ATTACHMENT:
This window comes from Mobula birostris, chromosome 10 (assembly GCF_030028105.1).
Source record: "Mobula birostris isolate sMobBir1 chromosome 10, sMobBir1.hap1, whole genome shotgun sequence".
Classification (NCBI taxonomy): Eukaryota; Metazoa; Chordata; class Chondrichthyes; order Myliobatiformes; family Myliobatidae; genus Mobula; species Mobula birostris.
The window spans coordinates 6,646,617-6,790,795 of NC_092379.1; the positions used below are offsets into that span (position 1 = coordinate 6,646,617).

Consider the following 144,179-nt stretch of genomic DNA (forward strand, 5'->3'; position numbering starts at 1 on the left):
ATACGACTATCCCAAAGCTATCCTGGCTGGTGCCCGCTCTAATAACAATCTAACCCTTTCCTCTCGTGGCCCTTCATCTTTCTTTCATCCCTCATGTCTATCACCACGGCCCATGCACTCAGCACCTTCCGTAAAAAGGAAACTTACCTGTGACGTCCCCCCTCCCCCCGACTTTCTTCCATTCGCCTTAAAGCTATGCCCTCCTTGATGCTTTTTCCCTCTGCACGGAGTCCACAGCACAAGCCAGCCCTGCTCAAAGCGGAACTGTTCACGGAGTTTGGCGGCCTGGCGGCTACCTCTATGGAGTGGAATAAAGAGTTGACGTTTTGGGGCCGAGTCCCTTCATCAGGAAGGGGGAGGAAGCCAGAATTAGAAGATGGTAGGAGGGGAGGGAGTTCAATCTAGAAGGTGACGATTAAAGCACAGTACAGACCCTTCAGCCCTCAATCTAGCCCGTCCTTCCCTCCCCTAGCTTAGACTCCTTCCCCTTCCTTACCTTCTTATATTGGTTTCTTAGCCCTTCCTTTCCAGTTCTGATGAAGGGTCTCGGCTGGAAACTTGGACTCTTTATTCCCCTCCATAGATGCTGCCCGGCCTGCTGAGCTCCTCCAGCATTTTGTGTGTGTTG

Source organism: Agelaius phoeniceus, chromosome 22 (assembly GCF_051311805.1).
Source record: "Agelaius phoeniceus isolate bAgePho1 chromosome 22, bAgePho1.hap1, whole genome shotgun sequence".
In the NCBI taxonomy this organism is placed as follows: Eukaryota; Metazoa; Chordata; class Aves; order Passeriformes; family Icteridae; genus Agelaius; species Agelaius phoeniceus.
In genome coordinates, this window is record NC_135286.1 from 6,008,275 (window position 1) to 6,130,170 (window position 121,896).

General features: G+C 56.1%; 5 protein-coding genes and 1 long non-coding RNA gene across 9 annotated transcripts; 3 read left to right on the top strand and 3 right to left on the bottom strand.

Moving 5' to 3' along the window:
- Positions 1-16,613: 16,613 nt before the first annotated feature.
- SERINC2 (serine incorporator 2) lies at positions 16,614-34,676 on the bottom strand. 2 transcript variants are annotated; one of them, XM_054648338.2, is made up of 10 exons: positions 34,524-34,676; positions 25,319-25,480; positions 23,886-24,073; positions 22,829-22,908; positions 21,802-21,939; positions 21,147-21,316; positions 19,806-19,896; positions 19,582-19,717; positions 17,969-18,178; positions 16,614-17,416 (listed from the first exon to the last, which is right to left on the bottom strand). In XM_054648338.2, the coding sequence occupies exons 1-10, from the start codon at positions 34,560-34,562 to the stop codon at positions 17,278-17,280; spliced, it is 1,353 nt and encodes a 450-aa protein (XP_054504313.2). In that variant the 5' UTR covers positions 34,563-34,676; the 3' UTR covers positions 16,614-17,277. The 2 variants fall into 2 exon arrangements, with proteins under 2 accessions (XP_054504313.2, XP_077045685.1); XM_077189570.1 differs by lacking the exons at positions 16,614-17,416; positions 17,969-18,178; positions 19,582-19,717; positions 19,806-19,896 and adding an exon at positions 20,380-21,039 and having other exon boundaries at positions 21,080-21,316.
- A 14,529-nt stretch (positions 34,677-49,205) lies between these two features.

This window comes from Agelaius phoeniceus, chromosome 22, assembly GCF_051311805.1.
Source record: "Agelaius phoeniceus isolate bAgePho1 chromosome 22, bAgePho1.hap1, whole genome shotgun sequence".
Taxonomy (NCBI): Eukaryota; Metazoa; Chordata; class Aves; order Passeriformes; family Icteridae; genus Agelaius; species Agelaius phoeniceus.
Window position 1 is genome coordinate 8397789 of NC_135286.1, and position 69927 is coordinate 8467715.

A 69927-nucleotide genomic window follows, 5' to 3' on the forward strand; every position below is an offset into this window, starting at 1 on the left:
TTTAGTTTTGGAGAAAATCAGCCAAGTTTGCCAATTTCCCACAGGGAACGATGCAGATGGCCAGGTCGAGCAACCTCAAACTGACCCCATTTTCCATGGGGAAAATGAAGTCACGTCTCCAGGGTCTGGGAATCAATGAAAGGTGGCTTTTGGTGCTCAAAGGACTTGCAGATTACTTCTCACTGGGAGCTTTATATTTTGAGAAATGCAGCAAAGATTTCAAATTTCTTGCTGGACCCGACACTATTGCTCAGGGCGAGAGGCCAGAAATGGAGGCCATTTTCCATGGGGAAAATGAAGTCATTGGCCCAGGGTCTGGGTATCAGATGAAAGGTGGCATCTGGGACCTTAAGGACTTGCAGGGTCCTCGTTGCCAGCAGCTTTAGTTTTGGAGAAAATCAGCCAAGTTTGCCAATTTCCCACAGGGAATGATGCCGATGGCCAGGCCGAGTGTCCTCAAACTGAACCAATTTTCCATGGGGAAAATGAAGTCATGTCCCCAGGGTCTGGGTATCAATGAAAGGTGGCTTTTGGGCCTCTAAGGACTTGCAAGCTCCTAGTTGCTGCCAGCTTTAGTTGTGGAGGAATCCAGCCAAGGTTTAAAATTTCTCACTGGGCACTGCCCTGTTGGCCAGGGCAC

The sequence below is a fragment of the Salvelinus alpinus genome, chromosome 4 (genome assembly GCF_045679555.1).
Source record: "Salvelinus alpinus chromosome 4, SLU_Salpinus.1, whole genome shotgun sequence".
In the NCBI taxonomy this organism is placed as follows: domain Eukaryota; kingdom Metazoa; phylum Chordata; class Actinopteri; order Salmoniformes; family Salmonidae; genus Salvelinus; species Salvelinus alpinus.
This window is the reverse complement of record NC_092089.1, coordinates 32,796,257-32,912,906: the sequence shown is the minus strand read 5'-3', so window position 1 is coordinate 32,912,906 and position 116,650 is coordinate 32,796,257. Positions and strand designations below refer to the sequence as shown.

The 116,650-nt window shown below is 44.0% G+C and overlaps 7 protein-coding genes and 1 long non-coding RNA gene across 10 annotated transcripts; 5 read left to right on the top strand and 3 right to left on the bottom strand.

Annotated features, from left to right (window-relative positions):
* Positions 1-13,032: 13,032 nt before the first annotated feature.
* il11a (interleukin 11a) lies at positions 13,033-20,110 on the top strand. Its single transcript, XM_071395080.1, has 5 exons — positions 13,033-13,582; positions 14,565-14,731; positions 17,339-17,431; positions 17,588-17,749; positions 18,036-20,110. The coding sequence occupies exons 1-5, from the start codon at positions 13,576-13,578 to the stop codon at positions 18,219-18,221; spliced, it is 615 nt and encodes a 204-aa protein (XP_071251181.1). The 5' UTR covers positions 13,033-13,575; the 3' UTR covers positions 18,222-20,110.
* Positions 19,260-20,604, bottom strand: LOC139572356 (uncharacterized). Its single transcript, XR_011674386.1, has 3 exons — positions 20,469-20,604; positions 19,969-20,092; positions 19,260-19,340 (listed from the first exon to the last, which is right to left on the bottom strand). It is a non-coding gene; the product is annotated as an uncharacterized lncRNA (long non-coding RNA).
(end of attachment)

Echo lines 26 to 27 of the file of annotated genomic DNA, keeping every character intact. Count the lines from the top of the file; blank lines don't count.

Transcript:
The 116,650-nt window shown below is 44.0% G+C and overlaps 7 protein-coding genes and 1 long non-coding RNA gene across 10 annotated transcripts; 5 read left to right on the top strand and 3 right to left on the bottom strand.

Annotated features, from left to right (window-relative positions):